Dermatologist shortage fuels mounting wait for office visits

September 1, 2004

Average lag time exceeds three weeks;younger practitioners work fewer hours

National report - Why does it take so long for patients to get dermatology appointments?

"There's clearly a shortage of dermatologists in the United States," says Alexa Boer Kimball, M.D., M.P.H., director, clinical trials, and assistant professor, dermatology, Stanford University Medical Center. She also chairs the American Academy of Dermatology's Workforce Task Force. "There are a number of reasons for that shortage," she says. "But what we're seeing, clearly, is that the wait times to get in to see dermatologists are longer than we would typically think are within the realm of good patient care."

"I don't think anybody has a specific goal," Dr. Kimball says. "But most patients, it turns out, would really like to be seen within two weeks."

Average wait: 24 days

According to a recent survey of physician appointment wait times by Merritt, Hawkins & Associates, that's not happening in most markets. The company reached a total of 269 randomly selected dermatologists in 15 major cities and requested a routine skin exam to detect possible carcinomas and melanomas. Responses revealed an average wait time of 24.3 days, with results in specific cities ranging from nine days in New York to 50 days in Boston.

Barbara Gilchrest, M.D., chief of dermatology at Boston Medical Center and professor and chair of dermatology at Boston University School of Medicine, says, "One of the issues is that we are a medical center with academic programs. I spend most of my time doing research and administration, and a relatively small portion of time doing clinical care. And that's true for many of the dermatologists in the Boston area. So not everybody who counts as 'one dermatologist' is seeing patients all week. They may see patients one to three sessions a week instead of eight or nine."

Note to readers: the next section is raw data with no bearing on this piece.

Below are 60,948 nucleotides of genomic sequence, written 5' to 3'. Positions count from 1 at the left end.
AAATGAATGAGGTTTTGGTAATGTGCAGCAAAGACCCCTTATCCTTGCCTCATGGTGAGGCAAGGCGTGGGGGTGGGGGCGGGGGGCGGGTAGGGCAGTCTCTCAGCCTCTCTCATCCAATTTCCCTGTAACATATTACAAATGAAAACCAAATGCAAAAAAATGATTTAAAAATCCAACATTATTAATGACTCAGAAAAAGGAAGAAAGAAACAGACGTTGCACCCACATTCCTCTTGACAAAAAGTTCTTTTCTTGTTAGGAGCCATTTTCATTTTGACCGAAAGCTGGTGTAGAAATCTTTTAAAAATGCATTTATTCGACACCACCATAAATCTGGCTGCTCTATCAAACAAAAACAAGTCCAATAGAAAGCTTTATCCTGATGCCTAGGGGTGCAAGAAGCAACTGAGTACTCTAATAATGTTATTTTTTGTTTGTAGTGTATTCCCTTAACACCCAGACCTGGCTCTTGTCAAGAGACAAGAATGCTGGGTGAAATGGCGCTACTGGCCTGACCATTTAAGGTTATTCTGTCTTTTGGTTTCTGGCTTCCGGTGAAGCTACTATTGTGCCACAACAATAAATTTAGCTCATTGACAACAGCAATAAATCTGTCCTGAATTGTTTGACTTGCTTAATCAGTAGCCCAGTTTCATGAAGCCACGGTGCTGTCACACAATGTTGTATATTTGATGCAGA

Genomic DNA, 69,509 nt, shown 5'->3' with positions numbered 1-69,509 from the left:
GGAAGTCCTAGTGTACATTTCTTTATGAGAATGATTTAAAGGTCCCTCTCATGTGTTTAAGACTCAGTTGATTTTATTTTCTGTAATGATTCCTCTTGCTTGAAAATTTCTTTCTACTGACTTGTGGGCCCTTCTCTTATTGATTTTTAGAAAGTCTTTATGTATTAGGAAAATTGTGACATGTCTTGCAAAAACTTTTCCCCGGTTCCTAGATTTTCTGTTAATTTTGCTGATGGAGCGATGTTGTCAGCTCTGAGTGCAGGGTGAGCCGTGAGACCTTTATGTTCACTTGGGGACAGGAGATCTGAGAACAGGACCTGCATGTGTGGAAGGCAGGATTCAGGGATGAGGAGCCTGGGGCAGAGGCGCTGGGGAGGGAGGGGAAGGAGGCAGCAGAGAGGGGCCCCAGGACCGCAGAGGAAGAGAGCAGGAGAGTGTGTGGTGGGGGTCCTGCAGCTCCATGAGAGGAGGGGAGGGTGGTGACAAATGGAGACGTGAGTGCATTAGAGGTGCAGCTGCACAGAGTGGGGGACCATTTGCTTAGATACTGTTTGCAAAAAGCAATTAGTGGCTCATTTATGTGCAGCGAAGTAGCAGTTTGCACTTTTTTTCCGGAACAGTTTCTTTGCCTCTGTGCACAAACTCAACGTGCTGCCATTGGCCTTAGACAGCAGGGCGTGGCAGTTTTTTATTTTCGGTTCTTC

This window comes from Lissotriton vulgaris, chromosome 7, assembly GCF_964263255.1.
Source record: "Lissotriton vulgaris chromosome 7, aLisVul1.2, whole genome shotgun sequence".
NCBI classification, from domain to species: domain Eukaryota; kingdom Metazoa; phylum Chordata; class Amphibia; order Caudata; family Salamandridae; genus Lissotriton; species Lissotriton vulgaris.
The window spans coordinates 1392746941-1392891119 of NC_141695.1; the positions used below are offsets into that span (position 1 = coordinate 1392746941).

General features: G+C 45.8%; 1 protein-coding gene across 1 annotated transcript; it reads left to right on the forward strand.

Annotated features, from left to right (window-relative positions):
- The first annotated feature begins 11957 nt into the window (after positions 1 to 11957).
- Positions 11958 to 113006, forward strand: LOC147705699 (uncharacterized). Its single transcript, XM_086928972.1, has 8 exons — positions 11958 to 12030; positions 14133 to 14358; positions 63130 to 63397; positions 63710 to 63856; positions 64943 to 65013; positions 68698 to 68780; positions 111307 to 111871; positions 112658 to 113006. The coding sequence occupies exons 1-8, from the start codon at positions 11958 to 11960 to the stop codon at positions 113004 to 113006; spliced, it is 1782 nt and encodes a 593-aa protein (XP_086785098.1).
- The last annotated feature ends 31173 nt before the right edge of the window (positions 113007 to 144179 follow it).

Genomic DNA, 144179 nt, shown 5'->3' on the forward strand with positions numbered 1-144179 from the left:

That said, no dermatologist likely would deny an appointment within 24 hours to a patient whose condition truly was urgent, she says.

"It's not that people think they're dying of melanoma but cannot be seen in a practice," says Dr. Gilchrest.

Rather, criteria for short-notice scheduling vary somewhat from practice to practice. And they often require interpretation.

At Boston Medical Center, calls from referring physicians' offices or well-informed patients with concerns about malignant processes (i.e., changing moles) often take priority. So do calls from patients suffering severe discomfort.

Conversely, Dr. Gilchrest says, "We do get some crazy calls. Some patients have an excellent sense of what is urgent, and others don't. I had somebody who wanted to see me on an urgent basis a couple weeks ago. We weren't sure what the person was describing, so we had him come in. What he had was a tan."

A judgment call Other cases are less comical.